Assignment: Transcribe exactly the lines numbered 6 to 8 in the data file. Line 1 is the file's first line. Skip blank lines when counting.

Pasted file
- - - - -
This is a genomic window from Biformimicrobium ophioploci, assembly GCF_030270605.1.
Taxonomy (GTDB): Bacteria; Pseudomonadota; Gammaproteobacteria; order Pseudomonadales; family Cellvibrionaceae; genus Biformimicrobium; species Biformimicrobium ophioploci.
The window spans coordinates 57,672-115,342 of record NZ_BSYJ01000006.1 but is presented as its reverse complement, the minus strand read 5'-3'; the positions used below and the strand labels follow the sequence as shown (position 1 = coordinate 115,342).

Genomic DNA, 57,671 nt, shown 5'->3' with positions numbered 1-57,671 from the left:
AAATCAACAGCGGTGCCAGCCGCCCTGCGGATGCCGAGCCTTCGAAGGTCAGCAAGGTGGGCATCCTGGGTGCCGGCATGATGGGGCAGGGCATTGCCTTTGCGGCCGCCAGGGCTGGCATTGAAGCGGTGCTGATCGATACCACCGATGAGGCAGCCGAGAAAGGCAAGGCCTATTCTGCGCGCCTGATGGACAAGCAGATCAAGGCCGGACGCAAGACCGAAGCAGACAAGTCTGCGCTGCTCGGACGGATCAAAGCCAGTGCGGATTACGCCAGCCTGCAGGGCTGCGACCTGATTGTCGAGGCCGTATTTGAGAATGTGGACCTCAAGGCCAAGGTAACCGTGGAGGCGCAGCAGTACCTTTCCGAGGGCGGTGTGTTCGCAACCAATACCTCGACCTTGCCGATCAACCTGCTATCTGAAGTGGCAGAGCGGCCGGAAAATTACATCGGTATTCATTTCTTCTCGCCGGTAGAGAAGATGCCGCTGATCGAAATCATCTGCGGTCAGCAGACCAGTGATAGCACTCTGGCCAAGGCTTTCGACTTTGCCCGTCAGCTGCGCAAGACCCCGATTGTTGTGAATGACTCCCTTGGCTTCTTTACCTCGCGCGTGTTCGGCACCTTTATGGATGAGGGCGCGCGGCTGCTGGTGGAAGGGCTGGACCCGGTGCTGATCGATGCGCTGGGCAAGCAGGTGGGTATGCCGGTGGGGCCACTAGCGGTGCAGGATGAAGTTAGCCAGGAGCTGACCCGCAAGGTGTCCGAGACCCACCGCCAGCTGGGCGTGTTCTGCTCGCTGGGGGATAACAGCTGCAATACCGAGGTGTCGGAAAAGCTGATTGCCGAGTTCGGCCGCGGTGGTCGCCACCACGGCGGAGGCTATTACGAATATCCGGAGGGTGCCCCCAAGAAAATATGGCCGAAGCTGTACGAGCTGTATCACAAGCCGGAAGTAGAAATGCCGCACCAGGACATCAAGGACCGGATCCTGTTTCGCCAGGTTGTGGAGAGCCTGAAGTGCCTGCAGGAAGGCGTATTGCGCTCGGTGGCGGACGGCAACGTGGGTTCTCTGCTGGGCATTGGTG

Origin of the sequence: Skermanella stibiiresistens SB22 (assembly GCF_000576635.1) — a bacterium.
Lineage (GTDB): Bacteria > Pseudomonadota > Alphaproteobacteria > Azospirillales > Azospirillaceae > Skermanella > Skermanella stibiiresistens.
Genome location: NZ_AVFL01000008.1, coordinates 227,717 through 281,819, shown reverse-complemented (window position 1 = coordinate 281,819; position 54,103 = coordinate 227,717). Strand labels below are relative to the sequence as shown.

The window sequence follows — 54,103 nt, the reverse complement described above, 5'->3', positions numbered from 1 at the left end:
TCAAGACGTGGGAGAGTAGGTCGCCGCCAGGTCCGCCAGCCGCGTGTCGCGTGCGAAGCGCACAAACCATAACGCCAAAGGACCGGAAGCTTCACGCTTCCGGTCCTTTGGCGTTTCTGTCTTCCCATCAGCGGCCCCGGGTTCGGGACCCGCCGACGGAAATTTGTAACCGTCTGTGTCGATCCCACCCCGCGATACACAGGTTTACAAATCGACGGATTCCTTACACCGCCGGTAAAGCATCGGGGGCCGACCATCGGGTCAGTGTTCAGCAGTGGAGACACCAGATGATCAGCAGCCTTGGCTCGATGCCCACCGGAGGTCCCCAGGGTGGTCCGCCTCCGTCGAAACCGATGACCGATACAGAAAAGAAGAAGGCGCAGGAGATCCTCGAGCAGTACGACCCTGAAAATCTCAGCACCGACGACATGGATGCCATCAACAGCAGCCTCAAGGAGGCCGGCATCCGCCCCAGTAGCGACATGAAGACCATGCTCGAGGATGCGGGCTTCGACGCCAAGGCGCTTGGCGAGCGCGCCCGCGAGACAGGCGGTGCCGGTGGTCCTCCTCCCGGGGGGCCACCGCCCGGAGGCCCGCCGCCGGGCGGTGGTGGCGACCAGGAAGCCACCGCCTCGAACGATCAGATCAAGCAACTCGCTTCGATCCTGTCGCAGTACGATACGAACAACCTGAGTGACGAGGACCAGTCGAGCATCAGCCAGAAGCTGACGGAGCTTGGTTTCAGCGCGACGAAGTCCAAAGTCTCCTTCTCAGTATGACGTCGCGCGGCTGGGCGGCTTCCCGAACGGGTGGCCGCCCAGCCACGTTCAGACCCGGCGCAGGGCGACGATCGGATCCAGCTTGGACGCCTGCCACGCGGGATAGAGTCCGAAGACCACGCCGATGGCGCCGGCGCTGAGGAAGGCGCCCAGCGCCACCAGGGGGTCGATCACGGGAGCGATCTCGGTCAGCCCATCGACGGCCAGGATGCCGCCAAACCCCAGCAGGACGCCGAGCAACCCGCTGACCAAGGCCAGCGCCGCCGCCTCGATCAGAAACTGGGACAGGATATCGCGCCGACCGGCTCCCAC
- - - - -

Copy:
Origin of the sequence: Skermanella stibiiresistens SB22 (assembly GCF_000576635.1) — a bacterium.
Lineage (GTDB): Bacteria > Pseudomonadota > Alphaproteobacteria > Azospirillales > Azospirillaceae > Skermanella > Skermanella stibiiresistens.
Genome location: NZ_AVFL01000008.1, coordinates 227,717 through 281,819, shown reverse-complemented (window position 1 = coordinate 281,819; position 54,103 = coordinate 227,717). Strand labels below are relative to the sequence as shown.